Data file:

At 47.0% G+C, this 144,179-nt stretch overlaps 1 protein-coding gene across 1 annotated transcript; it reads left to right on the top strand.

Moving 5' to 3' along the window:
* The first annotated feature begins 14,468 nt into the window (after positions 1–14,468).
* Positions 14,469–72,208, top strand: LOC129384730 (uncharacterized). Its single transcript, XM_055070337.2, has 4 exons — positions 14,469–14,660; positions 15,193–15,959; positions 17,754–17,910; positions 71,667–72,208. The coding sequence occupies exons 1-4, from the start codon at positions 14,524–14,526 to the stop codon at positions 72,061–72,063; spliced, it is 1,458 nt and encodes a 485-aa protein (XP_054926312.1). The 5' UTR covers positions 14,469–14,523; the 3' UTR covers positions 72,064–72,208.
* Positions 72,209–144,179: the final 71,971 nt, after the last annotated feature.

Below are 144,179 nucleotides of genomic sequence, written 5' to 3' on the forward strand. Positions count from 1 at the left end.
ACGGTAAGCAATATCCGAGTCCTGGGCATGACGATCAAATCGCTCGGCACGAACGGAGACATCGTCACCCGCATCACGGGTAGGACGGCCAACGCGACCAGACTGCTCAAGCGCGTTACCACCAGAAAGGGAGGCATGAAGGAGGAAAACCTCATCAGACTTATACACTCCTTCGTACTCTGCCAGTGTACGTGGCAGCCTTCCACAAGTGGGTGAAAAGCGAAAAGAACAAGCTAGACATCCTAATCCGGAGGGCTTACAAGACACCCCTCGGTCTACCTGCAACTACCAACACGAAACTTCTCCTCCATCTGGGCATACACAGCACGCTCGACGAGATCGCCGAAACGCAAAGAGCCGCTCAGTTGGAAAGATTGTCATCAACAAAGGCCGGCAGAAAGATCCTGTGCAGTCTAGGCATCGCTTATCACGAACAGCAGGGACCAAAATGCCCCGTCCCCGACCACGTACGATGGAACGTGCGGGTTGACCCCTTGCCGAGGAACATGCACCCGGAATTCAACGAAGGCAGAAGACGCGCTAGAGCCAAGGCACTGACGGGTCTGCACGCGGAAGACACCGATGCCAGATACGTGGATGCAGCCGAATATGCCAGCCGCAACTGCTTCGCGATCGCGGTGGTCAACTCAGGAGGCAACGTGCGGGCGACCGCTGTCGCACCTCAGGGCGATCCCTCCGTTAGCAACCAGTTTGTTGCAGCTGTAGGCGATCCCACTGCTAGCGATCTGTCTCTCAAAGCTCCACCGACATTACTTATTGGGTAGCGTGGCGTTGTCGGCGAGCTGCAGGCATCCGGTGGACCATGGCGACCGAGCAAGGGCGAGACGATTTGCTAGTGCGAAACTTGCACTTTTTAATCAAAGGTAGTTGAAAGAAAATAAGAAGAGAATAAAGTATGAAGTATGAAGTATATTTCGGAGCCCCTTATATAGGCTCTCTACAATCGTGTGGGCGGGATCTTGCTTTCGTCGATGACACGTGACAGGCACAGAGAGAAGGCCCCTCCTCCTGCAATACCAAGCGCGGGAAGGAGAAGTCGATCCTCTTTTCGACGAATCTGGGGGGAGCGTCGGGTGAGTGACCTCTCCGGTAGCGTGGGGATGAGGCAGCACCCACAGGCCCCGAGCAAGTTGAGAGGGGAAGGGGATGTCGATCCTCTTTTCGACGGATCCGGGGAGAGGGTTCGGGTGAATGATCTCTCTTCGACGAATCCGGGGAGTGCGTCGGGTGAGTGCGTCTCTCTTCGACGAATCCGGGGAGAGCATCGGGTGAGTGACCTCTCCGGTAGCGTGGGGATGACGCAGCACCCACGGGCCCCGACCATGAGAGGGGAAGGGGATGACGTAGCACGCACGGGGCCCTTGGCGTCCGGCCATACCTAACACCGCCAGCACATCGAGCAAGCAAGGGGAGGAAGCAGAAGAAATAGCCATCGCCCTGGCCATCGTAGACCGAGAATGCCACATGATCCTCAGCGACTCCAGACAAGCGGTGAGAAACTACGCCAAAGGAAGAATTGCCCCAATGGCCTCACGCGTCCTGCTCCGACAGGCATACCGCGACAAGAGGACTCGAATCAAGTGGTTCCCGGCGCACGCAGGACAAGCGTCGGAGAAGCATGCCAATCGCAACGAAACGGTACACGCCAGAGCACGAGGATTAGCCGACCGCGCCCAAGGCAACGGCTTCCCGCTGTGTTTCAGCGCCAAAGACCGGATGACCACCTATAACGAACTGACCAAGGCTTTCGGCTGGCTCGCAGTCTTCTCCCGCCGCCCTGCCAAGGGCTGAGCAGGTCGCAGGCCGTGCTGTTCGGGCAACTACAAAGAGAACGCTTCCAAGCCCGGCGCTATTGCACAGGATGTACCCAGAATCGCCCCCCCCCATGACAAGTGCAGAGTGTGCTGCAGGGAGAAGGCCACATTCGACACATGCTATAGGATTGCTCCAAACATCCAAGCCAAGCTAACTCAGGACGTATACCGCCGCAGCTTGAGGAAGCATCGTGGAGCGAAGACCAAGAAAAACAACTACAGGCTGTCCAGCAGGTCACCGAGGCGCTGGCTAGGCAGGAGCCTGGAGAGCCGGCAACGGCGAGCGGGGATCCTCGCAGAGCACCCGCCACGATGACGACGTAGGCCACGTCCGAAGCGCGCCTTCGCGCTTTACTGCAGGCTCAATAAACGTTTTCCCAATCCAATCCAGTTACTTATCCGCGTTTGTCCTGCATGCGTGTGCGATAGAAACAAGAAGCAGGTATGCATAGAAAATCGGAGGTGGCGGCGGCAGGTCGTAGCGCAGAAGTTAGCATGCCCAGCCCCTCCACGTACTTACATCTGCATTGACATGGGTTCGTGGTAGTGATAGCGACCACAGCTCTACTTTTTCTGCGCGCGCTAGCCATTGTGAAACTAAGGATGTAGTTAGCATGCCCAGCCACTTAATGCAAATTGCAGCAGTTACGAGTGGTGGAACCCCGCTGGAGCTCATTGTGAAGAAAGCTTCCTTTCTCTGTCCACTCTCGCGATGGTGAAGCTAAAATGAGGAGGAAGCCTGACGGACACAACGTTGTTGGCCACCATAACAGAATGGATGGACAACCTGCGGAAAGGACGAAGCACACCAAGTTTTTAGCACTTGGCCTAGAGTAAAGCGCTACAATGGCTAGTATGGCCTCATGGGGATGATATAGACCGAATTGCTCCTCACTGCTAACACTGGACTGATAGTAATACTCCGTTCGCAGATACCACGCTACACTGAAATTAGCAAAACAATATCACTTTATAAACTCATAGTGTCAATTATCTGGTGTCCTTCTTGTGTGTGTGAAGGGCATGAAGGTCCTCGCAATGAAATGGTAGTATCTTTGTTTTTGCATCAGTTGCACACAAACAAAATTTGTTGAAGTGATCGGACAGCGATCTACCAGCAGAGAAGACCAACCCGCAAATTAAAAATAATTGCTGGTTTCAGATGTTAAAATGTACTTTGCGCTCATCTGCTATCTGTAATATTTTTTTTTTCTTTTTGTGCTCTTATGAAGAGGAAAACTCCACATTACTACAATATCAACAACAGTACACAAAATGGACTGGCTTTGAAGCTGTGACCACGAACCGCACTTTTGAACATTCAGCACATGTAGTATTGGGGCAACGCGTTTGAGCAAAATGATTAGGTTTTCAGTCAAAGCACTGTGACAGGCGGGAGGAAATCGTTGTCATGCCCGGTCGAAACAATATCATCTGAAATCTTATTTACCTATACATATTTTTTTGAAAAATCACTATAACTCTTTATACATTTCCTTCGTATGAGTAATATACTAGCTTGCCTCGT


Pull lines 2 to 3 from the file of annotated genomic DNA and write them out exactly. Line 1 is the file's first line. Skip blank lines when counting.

Moving 5' to 3' along the window:
* The first annotated feature begins 14,468 nt into the window (after positions 1–14,468).